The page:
Israel's rush to war

May 02, 2007

Since Israel's founding, its leaders have primarily come from the warrior class, many of them decorated veterans of the country's wars for survival. Ariel Sharon, forced from office because of a debilitating stroke, was the last of that generation, and the military inexperience of Israel's present leadership was never more felt than last summer. Israelis didn't need a special commission to verify what many already knew, but it's official now - the war in southern Lebanon was a disaster of ineptitude and unpreparedness.

The report by a committee led by retired Judge Eliyahu Winograd this week harshly criticized Prime Minister Ehud Olmert, Defense Minister Amir Peretz and the former military chief of staff, Lt. Gen. Daniel Halutz, for hastily engaging in war with the Shiite militia group Hezbollah without assessing the enemy's capability, adequately planning Israel's response and anticipating the consequences. The trio also failed to thoroughly examine a political or diplomatic solution to the July 12 cross-border attack and capture of two Israeli soldiers by Hezbollah.

The committee's report could be the final shove out the door for Mr. Olmert - his popularity among Israelis is in the single digits. But to look at the report solely in terms of the Olmert government would be a mistake because it reflects on Israeli society's allegiance to and reliance on its military, a relationship that should be re-examined to ensure Israel's security.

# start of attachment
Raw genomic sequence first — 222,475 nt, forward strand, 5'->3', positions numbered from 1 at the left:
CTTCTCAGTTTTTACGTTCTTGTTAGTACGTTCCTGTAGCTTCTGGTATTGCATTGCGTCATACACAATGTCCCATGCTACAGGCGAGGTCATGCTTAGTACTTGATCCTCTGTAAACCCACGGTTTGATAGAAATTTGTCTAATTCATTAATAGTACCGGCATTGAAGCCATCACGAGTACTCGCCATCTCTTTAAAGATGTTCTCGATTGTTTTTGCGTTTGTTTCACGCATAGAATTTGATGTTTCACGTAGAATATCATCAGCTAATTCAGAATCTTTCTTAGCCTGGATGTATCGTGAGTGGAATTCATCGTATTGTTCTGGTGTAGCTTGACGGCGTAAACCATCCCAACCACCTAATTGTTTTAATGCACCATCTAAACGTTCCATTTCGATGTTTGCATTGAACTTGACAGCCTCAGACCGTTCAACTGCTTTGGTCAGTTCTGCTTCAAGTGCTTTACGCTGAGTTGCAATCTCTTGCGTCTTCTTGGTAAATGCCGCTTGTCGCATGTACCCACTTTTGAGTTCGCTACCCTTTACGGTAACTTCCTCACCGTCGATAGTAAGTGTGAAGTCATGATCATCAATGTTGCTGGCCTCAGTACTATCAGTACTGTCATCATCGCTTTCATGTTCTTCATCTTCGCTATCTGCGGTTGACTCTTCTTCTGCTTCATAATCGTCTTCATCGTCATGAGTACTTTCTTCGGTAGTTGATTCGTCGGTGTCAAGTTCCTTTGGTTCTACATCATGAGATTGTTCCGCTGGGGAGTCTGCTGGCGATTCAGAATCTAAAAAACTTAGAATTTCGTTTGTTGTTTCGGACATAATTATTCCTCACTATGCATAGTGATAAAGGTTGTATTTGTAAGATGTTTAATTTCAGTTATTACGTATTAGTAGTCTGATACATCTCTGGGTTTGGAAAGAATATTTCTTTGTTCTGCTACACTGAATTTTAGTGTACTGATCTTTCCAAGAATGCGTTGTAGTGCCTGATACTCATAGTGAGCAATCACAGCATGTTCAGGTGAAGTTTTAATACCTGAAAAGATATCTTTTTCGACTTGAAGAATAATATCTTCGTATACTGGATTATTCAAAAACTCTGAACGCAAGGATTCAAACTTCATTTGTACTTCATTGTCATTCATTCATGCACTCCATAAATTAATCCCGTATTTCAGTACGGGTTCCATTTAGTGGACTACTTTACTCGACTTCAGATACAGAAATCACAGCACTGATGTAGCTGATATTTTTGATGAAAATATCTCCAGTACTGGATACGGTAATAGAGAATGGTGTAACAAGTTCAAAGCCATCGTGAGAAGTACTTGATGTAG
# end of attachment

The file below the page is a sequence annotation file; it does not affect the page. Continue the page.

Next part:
If Mr. Olmert and Mr. Peretz, because of their inexperience, relied too much on the military, they also were ill-served by the top army commander, who, according to the Winograd committee, misrepresented his troops' preparedness and squelched opposing views. Mr. Olmert's march into Lebanon cost the lives of many more Lebanese civilians than Hezbollah gunmen and rocked Lebanon's fragile democracy, which has yet to recover.

Mr. Olmert says he won't resign but is focused on correcting any residual problems. But he can't remediate Hezbollah's improved image - it can rightly boast that it withstood a pounding from the army reputed to be the best in the region. And while the 2006 war did bring international peacekeepers to southern Lebanon for more robust work, Hezbollah remains a potent force there.

The war in Lebanon reinforced what Israelis have known firsthand and better than their American or European counterparts have: Conventional war is a relic, and air power alone can't defeat an army of guerrilla insurgents. The paradigm for victory has shifted, and how the United States' chief ally in the Middle East responds will have repercussions far beyond Jerusalem or one prime minister.

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